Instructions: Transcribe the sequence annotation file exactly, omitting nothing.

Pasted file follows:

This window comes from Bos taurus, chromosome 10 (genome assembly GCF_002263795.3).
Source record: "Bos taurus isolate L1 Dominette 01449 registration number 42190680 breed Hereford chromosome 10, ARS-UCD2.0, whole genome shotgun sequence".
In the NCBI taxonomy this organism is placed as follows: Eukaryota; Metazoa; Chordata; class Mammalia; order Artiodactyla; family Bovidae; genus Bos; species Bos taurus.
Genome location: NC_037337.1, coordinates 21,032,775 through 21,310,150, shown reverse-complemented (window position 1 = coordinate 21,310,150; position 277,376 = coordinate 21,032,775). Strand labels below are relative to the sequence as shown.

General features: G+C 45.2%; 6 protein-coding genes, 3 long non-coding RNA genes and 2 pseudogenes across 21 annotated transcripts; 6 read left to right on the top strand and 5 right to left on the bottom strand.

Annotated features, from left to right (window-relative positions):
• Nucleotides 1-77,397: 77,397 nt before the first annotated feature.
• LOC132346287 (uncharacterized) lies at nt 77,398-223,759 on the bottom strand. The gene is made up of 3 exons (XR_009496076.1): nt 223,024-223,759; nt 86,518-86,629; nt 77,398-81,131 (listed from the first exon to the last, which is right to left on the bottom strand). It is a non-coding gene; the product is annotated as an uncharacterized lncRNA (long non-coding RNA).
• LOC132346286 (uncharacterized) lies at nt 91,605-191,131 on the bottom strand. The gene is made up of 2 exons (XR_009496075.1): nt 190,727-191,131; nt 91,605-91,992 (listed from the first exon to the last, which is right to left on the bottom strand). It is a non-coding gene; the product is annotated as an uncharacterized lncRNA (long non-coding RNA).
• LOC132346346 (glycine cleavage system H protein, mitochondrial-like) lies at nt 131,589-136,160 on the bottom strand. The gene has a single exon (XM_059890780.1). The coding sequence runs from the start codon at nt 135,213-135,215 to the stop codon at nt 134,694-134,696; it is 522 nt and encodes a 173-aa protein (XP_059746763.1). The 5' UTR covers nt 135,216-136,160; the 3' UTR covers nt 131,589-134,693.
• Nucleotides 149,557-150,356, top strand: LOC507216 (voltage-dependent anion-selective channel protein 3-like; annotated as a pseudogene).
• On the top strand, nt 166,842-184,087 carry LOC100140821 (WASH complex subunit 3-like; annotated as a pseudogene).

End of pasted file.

This window comes from Bos taurus, chromosome 10 (genome assembly GCF_002263795.3).
Source record: "Bos taurus isolate L1 Dominette 01449 registration number 42190680 breed Hereford chromosome 10, ARS-UCD2.0, whole genome shotgun sequence".
In the NCBI taxonomy this organism is placed as follows: Eukaryota; Metazoa; Chordata; class Mammalia; order Artiodactyla; family Bovidae; genus Bos; species Bos taurus.
Genome location: NC_037337.1, coordinates 21,032,775 through 21,310,150, shown reverse-complemented (window position 1 = coordinate 21,310,150; position 277,376 = coordinate 21,032,775). Strand labels below are relative to the sequence as shown.

General features: G+C 45.2%; 6 protein-coding genes, 3 long non-coding RNA genes and 2 pseudogenes across 21 annotated transcripts; 6 read left to right on the top strand and 5 right to left on the bottom strand.

Annotated features, from left to right (window-relative positions):
• Nucleotides 1-77,397: 77,397 nt before the first annotated feature.
• LOC132346287 (uncharacterized) lies at nt 77,398-223,759 on the bottom strand. The gene is made up of 3 exons (XR_009496076.1): nt 223,024-223,759; nt 86,518-86,629; nt 77,398-81,131 (listed from the first exon to the last, which is right to left on the bottom strand). It is a non-coding gene; the product is annotated as an uncharacterized lncRNA (long non-coding RNA).
• LOC132346286 (uncharacterized) lies at nt 91,605-191,131 on the bottom strand. The gene is made up of 2 exons (XR_009496075.1): nt 190,727-191,131; nt 91,605-91,992 (listed from the first exon to the last, which is right to left on the bottom strand). It is a non-coding gene; the product is annotated as an uncharacterized lncRNA (long non-coding RNA).
• LOC132346346 (glycine cleavage system H protein, mitochondrial-like) lies at nt 131,589-136,160 on the bottom strand. The gene has a single exon (XM_059890780.1). The coding sequence runs from the start codon at nt 135,213-135,215 to the stop codon at nt 134,694-134,696; it is 522 nt and encodes a 173-aa protein (XP_059746763.1). The 5' UTR covers nt 135,216-136,160; the 3' UTR covers nt 131,589-134,693.
• Nucleotides 149,557-150,356, top strand: LOC507216 (voltage-dependent anion-selective channel protein 3-like; annotated as a pseudogene).
• On the top strand, nt 166,842-184,087 carry LOC100140821 (WASH complex subunit 3-like; annotated as a pseudogene).